But a lack of success can, paradoxically, be very freeing. If you have no audience other than yourself, then you're only trying to please one person. You can be as creative as you want, and as weird or inscrutable or fantastic or long or short or annoying or soothing or any other combination of things that you want. As long as you're pleased with what you're making (and aren't harming anyone else), then you can create with reckless abandon, which can lead to interesting things.

So, should you or I or anyone else continue to create things? Even after attempting to create things for years or even decades of indifference?

I can't answer that for anyone but myself.

I've created things in some form or another for well over ten years. I've been discouraged. I've been heartbroken. I've given up more than once, but I keep coming back to try again. It used to be because I kept thinking that, "This time, for sure, will be the thing that gets me noticed!", and it never is. Partly because every time I think that it's because I've finally cracked what will be successful, it's me trying to hop onto the wave of whatever is popular at the time, doing a superficial job, and getting disappointed at the results. I made the cardinal mistake of trying to superficially recreate something that's already popular without making something that I want10.

That's why this site exists. I don't advertise it. I don't talk about it. I don't have a schedule for it. It may never gain any audience, but it's not supposed to (if it does, that's great, but that's not my goal for it). I'm not trying to please anyone but myself with this. I update when the mood strikes, and I develop what features I need when I need them.

And it's also why updates have kind of slowed in recent weeks. I got this site to where I wanted it at the time, and I turned my attention elsewhere for a while. I decided to redo a room in my house to make it into a kind of production studio to make the kind of videos that I want to. I won't be chasing trends, and I'll be doing the kinds of things that I want on my own schedule for my audience of one. If anyone wants to watch them other than me, then that's great. If they don't, that's great, too. The best that I can do is to make something that I'm proud of. If the world is collectively indifferent, then I have nothing to be ashamed of if I've truly made something that I think is good.

And I have to keep going for my own sake. I'm one of those weird people that has the compulsion to create things. Even if I'm not very good at it, and even if I never find success with doing it. I'm going to continue creating things in some form or another for as long as I'm able. I feel like I owe it to myself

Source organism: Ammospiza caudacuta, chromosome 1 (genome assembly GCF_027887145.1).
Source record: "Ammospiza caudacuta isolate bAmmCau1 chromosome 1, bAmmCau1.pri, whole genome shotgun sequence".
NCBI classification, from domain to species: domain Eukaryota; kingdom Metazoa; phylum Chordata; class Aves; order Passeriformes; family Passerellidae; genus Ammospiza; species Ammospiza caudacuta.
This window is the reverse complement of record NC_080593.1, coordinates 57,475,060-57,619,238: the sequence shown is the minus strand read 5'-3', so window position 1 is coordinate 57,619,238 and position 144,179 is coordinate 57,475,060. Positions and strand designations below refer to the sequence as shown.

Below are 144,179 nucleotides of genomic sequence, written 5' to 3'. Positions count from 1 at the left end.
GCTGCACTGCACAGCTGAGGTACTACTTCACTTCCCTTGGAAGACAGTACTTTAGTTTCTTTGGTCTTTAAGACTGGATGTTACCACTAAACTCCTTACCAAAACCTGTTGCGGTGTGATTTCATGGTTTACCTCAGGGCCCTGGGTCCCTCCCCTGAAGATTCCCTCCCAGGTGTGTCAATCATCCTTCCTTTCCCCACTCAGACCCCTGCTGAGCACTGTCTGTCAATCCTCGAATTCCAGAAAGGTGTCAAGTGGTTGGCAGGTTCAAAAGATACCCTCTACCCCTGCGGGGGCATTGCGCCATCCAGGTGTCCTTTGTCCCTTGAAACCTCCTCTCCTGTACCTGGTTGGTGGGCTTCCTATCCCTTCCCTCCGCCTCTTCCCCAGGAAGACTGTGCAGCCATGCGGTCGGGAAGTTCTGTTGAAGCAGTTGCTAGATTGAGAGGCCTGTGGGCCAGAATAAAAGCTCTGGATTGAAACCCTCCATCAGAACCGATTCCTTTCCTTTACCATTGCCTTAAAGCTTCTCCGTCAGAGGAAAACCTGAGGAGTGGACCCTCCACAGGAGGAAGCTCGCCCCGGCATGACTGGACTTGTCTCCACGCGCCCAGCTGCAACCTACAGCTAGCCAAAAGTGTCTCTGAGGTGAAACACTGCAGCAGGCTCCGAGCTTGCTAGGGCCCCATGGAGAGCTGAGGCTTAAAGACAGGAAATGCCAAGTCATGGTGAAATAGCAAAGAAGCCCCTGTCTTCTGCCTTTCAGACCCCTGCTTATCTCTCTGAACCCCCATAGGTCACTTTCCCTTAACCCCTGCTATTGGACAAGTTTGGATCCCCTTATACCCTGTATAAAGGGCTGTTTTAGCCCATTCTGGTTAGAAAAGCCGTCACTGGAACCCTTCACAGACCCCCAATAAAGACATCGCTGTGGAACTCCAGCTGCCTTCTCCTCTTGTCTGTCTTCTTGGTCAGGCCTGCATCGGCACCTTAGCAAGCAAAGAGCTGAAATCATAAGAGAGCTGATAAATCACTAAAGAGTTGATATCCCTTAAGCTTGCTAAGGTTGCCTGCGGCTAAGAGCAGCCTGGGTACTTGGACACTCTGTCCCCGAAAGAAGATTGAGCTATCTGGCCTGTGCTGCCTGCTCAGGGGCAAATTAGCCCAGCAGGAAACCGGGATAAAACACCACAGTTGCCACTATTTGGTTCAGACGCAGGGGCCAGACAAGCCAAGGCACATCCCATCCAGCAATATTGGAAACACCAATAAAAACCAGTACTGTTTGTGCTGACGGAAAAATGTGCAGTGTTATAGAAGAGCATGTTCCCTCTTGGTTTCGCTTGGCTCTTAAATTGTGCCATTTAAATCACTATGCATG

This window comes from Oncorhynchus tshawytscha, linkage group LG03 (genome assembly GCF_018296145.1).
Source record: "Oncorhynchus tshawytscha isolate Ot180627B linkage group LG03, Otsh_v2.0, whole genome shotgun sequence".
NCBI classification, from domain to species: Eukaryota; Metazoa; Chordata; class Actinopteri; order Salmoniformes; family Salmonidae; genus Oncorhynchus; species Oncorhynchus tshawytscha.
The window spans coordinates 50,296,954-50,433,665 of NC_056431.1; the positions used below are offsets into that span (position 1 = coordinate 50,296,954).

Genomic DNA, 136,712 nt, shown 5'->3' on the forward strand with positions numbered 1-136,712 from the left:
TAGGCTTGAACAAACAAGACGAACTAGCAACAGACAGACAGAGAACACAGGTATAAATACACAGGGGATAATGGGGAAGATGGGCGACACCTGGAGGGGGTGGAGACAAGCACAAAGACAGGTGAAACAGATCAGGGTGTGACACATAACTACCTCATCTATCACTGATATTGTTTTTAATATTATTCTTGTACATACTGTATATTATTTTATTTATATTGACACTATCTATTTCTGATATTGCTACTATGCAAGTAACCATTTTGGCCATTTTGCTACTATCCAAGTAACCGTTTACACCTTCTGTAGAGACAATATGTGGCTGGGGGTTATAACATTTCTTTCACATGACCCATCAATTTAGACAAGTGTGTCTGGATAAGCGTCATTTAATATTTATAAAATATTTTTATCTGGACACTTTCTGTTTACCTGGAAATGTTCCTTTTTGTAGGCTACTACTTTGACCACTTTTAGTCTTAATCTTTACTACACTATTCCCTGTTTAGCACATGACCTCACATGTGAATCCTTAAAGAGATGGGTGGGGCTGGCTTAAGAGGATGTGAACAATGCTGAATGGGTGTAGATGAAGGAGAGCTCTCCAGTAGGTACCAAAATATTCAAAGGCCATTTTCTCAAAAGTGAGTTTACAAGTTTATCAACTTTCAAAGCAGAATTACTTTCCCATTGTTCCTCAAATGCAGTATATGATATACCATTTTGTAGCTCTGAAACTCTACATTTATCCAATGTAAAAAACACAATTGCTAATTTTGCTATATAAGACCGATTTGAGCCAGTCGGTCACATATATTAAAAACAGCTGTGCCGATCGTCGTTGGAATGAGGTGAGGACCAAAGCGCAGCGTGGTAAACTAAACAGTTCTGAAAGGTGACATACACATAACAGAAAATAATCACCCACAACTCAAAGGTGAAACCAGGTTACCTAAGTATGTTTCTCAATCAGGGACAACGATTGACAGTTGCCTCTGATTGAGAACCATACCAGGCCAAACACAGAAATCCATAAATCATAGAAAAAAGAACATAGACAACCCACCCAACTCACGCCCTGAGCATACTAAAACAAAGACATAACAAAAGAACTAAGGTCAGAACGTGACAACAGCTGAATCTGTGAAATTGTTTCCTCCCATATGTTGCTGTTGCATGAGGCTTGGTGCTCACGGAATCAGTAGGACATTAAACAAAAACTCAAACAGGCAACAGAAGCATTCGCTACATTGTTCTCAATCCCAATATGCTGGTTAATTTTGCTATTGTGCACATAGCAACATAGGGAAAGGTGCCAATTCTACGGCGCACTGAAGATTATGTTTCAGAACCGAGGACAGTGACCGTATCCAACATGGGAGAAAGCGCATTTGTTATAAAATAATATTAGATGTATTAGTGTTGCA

But, as for what you should do? You'll have to answer that question for yourself.


  1. My ISP didn't technically allow it, but they didn't take any steps to top me, either. At least, not at first.
  2. According the my stats tool that I was using at the time, I was getting around 100 hits a day at its most popular
  3. Apache virtual hosts is a feature that lets you host most than one website from the same physical server, which is super convenient.
  4. Also, although each individual domain is relatively cheap, it starts running into money once renewal time comes up and you realize that you have a dozen domains you need to reregister at ~$15 a pop.
  5. Google Video was Google's answer to YouTube until they just gave up and bought YouTube instead
  6. It would be kind of like starting a business mowing lawns, and mowing them for free until you get enough customers that you can start charging. Trying to make a living by, say, Twitch streaming is akin to starting a business, and anyone starting a business can charge as much as they want for their services as soon as the doors open on the first day. They may not be successful at it, but they should absolutely try to get as much revenue out of it as they want or can.
  7. In those days I used a lot of hardware that was used and/or in questionable quality. Hard drived died frequently.
  8. See On Becoming Internet Famous
  9. It's kind of like a pyramid with every unskilled schlub at the bottom and the best of the best at the pinnacle. The further you go up the pyramid the harder it gets to make progress, but once you make it about halfway, you're so far ahead of everyone else that making it to the top requires a huge amount of effort for comparitively little gain*
    • There are some people out there who are motivated to make it to the top of the pyramid no matter what it takes, but it takes such a disproportionate amount of time, effort, energy, drive, and luck to not only make it there, but to stay there that it seems silly to me to shoot for it.
  10. This isn't entirely true. I made a lot of 'two guys sit on a couch playing video games and making silly comments about it' videos because I really liked doing them, even though most of them never got watched.